There's also the privacy factor. I can't track what information a website is tracking, but if I started a Session on a potentially clickbait site, I don't want to send another event with my click and give them more info about my visit.
I want the old fashioned way - I click, read the tile and top few rows, and if I like what I'm reading - I stay.
Well unfortunately after such experiences, you learn to leave exactly at 6 or whatever. Nobody gives a fuck about you so why should you give a fuck about them?
Expect to be paid more for the work that you already do if you think you deserve it.
It would be great if effort and loyalty were appreciated, but the world is just too full of assholes.
@sunfishcc yes, but 1+2 will always yield 3 in JS.
The trick is to get rid of the decimals part, so don't deal with dollars, deal with cents. Or if you want more precision, go for stuff like "millis" or "micros".
Basically $31.57 becomes 3157, or 31570 if you want more precision. There is only conversion on input and output, but inside it's all handled in these units. Unless you go for really big numbers, you're fine.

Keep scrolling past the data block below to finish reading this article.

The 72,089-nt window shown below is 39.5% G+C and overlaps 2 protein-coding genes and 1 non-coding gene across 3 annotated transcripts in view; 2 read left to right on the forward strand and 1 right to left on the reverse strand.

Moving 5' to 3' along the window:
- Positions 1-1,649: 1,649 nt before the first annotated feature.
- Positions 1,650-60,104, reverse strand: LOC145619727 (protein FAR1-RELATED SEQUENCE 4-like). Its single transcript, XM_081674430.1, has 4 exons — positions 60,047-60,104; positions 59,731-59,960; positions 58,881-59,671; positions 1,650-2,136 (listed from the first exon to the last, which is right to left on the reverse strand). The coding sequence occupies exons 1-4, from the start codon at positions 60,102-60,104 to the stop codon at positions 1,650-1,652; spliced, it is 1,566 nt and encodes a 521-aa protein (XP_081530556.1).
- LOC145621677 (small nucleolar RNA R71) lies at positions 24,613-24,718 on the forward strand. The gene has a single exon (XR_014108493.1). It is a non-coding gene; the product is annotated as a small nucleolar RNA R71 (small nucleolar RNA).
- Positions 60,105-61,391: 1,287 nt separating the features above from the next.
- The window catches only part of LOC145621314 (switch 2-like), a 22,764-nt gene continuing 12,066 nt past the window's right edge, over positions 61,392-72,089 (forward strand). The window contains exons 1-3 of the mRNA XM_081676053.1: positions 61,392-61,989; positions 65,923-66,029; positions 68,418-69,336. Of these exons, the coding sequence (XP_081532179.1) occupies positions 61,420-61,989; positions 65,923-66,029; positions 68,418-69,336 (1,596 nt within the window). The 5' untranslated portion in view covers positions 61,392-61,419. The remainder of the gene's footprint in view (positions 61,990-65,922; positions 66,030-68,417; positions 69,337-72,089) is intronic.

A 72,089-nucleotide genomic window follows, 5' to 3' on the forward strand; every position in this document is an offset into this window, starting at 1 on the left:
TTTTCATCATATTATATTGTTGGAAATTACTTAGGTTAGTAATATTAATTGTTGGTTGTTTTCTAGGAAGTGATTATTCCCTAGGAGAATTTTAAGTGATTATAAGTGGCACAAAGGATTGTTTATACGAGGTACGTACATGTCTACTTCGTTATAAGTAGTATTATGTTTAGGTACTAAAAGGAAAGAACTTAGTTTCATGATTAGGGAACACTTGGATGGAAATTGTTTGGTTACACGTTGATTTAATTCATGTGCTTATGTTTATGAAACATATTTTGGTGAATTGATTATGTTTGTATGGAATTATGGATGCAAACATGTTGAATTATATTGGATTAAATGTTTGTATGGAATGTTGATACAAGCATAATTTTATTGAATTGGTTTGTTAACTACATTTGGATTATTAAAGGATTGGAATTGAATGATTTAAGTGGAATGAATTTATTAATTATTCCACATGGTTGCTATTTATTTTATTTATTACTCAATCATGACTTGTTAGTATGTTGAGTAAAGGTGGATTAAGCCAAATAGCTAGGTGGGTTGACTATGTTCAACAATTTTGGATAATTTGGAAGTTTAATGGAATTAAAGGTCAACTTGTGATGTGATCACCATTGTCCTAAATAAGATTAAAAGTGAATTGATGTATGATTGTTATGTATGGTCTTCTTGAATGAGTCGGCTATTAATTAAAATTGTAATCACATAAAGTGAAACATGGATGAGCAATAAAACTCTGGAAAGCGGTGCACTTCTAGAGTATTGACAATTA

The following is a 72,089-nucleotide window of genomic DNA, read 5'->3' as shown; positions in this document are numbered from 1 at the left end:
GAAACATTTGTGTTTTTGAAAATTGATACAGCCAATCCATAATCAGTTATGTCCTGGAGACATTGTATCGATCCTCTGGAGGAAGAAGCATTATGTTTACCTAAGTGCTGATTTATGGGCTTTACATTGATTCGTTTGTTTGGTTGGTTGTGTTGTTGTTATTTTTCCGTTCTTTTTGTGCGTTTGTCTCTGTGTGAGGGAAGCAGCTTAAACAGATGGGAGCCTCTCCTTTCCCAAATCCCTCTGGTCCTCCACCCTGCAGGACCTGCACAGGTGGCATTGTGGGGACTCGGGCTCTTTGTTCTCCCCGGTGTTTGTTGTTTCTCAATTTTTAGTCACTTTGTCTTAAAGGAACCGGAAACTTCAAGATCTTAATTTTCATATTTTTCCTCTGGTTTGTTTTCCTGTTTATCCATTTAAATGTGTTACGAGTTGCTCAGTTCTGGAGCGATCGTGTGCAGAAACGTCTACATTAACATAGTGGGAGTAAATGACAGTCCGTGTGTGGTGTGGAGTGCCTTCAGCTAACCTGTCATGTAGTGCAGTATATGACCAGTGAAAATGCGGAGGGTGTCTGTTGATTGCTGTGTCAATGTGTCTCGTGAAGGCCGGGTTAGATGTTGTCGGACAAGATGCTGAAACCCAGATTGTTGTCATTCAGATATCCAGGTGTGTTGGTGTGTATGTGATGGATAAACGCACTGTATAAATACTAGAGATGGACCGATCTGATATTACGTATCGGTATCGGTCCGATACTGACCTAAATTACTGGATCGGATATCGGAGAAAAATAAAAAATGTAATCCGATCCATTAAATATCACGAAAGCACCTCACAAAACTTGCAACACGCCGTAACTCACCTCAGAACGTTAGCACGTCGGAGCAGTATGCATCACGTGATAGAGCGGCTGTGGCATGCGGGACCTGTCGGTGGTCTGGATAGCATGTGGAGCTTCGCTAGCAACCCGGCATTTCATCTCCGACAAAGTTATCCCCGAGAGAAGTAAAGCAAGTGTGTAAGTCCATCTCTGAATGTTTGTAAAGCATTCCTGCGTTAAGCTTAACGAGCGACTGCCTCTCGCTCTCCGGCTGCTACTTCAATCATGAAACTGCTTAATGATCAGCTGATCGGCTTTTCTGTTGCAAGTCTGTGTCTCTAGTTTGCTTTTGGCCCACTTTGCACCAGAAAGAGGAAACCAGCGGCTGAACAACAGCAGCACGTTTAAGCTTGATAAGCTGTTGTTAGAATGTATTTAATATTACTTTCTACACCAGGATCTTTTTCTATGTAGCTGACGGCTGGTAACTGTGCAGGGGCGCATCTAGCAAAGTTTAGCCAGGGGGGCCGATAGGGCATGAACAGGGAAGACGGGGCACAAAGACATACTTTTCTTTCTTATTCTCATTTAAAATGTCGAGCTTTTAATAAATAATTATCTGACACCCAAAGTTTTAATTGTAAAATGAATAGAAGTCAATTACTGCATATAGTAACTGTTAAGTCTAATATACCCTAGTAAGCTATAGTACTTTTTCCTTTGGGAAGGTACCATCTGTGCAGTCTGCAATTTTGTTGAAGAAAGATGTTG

What's wrong with regular Number?
It keeps its precision up to 2^53. You can safely store currencies (in cents) up to millions, which should be enough unless you live in Zimbabwe.
Edit: But if you're in Zimbabwe, you don't care about cents, or thousands, or even millions, so it's fine. Just do the cut-off at the billions and count the quintillions.
@Caastor then slap on Raspbian and follow this guide:
khanacademy has free online courses on DBs. Maybe that's a good place to start?
Also, you don't need a full computer for a DB server. Can you get a Raspberry PI 2, 3 or something?
I like having tidy tools for every particular thing that I do.
Golang, Vala, Scala, populate the "shiny new tools, never opened, behind glass" shelf.
I've played around, but never gotten to actually needing to use any of them.
@DarkVoyager that damn Slack,.. Hides so many skeletons that it could probably rule the world if it wanted to.
People want tests. They don't care whether it's unit tests or integration tests.